Informacion economica sobre Cuba

Venezuela-Cuba Military Cooperation and the Narco-Terrorist Connection
Key Figures at the Head of the Oppressive Alliance
March 18, 2014 at 1:52 pm
By Pedro Roig

The rebellion of the Venezuelan youth, demanding the end of Nicolás
Maduro’s presidency, has brought into the forefront the nature of a
regime that can be defined as a highly corrupt narco-terrorist state
supported by Cuban military forces and Colombian drug cartels.

Venezuela, a country of 29 million people, is blessed with a good
climate, rich land, the largest oil reserve in the world and access to
major industrial markets. It has every expectation of prospering and
becoming a modern, wealthy state. Yet the ruling oligarchy, led by the
late-Hugo Chávez and now Nicolás Maduro, understood their revolutionary
goal as a right to pillage the national wealth, turning the country into
a decrepit caricature of Cuba’s Marxist failure and a secure route for
Colombia’s narco-guerrilla to smuggle cocaine to the international markets.

The Cuban Connection

First and foremost, the Maduro government hold to power depends to a
large extent on Cuba’s special forces of the Ministry of the Interior
(MININT) estimated at over 7,000. This is not counting medical and other
support personnel (over 30,000) deployed throughout Venezuela.

In addition, Cubans helped train several thousand trusted Chavistas.
Called collectivos, these motorcycle gangs can be seen in the videos and
pictures helping the National Guard repress peaceful protests and
shooting unarmed students (presently, more than 25 students have been
murdered and over 300 hundred wounded).

Currently, General Raul Castro has several high ranking officers
providing tactical and strategic advice to the Venezuelans, including
General Leonardo Ramón Andollo, second chief of the general staff of the
Ministry of the Armed Forces (MINFAR), Comandante Ramiro Valdés, former
head of Cuba’s MININT, and General Carlos Fernández Gondin, second in
command of the Ministry of Interior. The first two have spent extended
periods of time in Venezuela organizing Cuba’s support for Venezuela’s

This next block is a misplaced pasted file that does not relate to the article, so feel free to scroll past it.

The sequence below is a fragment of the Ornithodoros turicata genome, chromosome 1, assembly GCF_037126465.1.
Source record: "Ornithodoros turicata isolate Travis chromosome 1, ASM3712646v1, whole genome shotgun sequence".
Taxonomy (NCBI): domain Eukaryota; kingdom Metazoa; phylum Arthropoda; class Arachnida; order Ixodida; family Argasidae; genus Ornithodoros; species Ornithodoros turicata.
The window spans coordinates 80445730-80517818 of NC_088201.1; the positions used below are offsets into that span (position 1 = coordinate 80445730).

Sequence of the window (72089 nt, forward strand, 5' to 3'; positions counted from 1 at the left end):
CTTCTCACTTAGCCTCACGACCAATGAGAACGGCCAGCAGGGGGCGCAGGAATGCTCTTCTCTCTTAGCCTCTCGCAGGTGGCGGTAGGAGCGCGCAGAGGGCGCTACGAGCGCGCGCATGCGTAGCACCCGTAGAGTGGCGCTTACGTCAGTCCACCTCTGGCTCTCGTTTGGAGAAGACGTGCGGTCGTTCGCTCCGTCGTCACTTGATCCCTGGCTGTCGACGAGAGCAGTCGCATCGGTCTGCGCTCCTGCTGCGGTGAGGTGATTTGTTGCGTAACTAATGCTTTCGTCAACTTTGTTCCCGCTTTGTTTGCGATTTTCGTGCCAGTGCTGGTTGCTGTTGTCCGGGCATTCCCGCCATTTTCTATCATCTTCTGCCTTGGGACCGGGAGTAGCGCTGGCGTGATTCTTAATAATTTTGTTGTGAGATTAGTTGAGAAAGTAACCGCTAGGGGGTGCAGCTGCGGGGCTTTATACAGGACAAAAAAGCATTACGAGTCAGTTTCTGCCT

repressive apparatus:

“Comandante Histórico” Ramiro Valdés was trained by the efficient and
brutal East-German intelligence agency (STASI). Valdes was the first
chief of Cuba’s repressive intelligence force (G-2). He is now Vice
President of the Council of State and member of Cuba’s Communist Party
Politburo. Valdes has remained in Venezuela for extended periods
analyzing intelligence information on Venezuelan military, active and
potential opposition officers and retaliatory tactics to be enforced.
Ramón Andollo is a highly trusted link between Colombia’s narco-guerilla
FARC and Venezuela’s Armed Forces officers. For over 15 years, General
Andollo has been the principal liaison between the Colombian and
Venezuelan drug cartels. He has spent extended periods of time in
Venezuela. It is reported by MININT defectors that General Andollo has
met with Colombian guerrilla leaders in safe areas controlled by the
Venezuelan Cartel de los Soles.
Second in Command of Cuba’s Ministry of Interior (MININT), General
Fernández Gondin and his staff officers are in overall command of
MININT’s Special Forces (over 7,000) deployed in Venezuela.
In February of 1991, the documentary Cuba and Cocaine exposed Cuba’s
involvement in narcotics trafficking. The production featured interviews
with Reinaldo Ruiz, a Cuban who admitted in US courts his involvement in
drug trafficking, Carlos Ledher, one of the founding members of the
Medellín Cartel, General Rafael del Piño, Cuba’s highest ranking officer
who defected to the United States, and US Coast Guard Lieutenant
Commander Jeff Karonis, among others.

Following is the statement of Jeff Karonis in Cuba and Cocaine:

The scenario would be for a small twin-engine airplane with maybe 1,000
to 2,000 pounds of cocaine, fly over Cuba, drop the drugs to a
pre-designated rendezvous point to several boats.… many times it would
be under the eyes or at least a Cuban military vessel would be in the
immediate vicinity, right on scene with them.

After the fall of the Soviet Union, the Castro regime was in dire need
of cash that would replace the Soviet subsidies. During this period,
drug trafficking routes involving Nicaragua and Panama became prime
operational areas. These drug trafficking links surfaced in the